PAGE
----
Guest post by Aaron New
Tim Clinton, President of the American Association of Christian Counselors and Executive Director of the James Dobson Family Institute, faced questions of plagiarism and ghost-writing last year. Blog host Warren Throckmorton has documented many of those questions here. I have compiled a long list of my questions and concerns here. Clinton has consistently denied, through a spokesman, plagiarizing any material. On more than one occasion, Clinton has declared a “zero-tolerance policy on plagiarism.” Clinton “is just not a plagiarist” his spokesman said. That’s the “bottom line.” Instead, Clinton has blamed grad students, interns, research assistants, employees, “posting errors via some third party partners,” and even co-authors for the “mistakes” in various writings and publications. In addition, he seems to describe some “mistakes” as inevitable since at the AACC “[we] do touch a lot of content, mountains of content, in fact, between what we put online, what we distribute to members, what goes into books, and other publications.”
So, if I understand correctly, there have been “mistakes” for which plenty of others are responsible. Clinton himself, however, is not accountable for any of them.
This is not the sort of personal responsibility Christian counselors need to model for our clients. But I digress.
In an August 2018 statement to Inside Higher Ed, Clinton’s spokesman mentioned that one book in particular was “under an immediate editorial review.” Later, I became curious about the outcome of this review, so I contacted the publisher to follow up.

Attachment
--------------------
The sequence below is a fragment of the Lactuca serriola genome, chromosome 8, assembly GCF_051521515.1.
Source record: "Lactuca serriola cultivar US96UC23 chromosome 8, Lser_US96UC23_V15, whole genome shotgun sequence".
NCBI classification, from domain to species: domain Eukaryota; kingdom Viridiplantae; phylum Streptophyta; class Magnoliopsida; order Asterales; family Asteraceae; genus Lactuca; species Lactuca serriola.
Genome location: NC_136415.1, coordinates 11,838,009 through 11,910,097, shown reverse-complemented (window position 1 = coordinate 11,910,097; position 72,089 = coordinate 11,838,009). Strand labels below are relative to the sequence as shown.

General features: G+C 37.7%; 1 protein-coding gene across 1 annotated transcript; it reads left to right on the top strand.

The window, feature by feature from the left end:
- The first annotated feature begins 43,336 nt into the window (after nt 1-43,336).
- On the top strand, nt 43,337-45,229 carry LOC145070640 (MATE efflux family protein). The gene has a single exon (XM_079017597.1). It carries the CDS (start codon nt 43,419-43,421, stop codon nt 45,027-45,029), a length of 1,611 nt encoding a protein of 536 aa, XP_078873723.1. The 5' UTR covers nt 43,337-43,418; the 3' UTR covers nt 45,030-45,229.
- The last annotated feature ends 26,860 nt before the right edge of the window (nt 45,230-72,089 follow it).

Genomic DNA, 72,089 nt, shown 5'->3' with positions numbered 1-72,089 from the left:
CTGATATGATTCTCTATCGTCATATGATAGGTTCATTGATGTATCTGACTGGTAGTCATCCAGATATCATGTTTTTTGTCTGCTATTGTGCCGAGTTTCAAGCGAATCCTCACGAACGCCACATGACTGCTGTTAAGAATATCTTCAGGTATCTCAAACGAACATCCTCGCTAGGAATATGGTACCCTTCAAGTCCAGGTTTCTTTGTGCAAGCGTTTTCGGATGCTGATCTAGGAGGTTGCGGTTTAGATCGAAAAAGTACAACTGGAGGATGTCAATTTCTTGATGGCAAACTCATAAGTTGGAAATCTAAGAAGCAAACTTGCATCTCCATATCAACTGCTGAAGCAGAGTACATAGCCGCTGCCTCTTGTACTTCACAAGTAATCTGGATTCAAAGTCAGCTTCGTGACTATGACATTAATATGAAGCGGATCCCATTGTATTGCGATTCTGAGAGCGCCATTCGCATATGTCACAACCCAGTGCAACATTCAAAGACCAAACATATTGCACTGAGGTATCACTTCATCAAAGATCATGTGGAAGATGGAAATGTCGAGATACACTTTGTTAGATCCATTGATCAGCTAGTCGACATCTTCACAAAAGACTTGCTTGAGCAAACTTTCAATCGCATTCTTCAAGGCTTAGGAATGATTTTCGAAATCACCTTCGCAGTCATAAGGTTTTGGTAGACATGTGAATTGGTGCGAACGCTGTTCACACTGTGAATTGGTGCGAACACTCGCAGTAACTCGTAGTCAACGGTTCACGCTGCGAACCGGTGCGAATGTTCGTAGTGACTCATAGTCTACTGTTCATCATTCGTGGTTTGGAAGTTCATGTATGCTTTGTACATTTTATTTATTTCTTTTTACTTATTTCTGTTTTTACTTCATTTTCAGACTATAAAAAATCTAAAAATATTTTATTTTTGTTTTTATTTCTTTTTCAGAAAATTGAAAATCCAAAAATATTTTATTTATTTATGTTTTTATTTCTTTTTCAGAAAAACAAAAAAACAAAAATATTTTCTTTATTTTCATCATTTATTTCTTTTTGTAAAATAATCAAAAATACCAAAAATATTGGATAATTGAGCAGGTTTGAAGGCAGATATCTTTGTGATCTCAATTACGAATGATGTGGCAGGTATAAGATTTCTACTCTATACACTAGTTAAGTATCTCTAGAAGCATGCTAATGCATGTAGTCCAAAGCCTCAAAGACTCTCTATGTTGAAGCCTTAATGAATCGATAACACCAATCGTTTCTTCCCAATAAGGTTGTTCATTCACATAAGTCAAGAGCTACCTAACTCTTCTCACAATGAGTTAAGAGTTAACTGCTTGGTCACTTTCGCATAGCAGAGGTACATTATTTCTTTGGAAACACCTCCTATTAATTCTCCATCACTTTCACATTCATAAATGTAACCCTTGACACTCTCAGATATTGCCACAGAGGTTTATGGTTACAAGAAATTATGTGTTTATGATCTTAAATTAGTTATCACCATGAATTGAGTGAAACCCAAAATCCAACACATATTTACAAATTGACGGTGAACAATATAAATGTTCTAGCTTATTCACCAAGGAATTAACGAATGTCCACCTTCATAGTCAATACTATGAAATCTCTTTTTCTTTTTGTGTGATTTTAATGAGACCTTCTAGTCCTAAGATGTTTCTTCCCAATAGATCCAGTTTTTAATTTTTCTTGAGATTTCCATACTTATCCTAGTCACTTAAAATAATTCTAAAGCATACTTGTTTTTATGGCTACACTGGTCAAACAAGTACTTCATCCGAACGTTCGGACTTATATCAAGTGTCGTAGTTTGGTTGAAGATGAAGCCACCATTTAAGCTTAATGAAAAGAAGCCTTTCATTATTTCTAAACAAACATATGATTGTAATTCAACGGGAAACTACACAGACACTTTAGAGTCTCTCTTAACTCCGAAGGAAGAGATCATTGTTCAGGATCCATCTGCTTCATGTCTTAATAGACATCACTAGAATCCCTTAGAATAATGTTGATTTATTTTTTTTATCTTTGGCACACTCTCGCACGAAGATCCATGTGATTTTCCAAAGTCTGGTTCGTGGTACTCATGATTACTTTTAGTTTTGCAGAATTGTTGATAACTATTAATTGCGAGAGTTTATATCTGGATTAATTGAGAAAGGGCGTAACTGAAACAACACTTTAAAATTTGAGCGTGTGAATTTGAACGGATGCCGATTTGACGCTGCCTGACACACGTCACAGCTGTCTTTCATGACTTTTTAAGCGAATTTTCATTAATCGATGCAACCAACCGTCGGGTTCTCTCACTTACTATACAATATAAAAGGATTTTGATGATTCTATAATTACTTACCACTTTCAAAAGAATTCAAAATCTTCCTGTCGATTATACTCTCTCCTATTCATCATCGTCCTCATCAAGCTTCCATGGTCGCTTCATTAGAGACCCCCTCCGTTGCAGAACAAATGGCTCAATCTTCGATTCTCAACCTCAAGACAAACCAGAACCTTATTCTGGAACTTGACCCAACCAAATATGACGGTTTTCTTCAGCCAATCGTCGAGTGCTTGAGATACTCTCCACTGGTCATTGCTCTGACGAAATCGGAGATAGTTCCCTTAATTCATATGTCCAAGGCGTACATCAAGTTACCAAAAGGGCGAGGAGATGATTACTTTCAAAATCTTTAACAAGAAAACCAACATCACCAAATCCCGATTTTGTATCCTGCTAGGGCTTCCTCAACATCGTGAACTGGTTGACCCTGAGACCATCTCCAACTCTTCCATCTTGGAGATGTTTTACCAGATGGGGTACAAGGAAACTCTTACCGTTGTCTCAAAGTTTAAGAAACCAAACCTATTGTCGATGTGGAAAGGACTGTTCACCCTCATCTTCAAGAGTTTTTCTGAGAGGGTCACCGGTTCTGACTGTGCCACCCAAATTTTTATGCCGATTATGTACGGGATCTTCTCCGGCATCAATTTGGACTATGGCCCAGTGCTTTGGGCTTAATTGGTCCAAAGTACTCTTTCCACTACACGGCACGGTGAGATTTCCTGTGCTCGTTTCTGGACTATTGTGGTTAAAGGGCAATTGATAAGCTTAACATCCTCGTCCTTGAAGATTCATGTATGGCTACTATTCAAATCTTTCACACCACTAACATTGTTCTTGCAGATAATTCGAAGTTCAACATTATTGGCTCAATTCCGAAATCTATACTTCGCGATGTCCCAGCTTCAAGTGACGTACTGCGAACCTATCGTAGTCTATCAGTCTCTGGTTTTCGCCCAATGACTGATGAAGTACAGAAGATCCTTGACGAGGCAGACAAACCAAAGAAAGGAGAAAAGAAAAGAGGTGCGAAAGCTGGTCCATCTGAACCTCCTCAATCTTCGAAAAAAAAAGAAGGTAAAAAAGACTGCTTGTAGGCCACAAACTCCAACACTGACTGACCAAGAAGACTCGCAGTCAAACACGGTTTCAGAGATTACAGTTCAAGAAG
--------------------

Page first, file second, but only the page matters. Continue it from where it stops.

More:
The book in question is a devotional by Clinton Ignite Your Faith: Get Back in the Fight, published by Destiny Image in 2014. The parent company of Destiny Image is Nori Media Group. After several attempts, I exchanged brief correspondence with a couple of executives at Nori Media. I provided 8 different examples of potentially plagiarized material I found in the book. I highlighted each of the “Ignite” passages I found questionable and also provided what I believed were the original sources. Some were only minimally questionable, others were clearly problematic, with the most blatant example being a devotional on day 35 where large amounts of the entry appear to be a cut and paste job from a newspaper article in 1999 (see this post for extensive documentation of the cut and paste job).
One executive acknowledged my concerns and thanked me for bringing them to his attention. He promised to “review the documents you have provided for cases of possible plagiarism and take the most appropriate course of action based on our findings.” Since then, I have asked for an update several times, focusing on just 2 questions. (1) Was Nori Media previously aware of the potential plagiarism? (2) What was the result of their investigation and what actions will they take, if any?
After over a month of inquiries and a phone call from Warren Throckmorton to Nori Media yesterday, I finally received the briefest of responses from the Vice President. Jonathan Nori wrote:
It is contrary to Destiny Image policy to comment on potential issues of plagiarism or any actions taken related to such.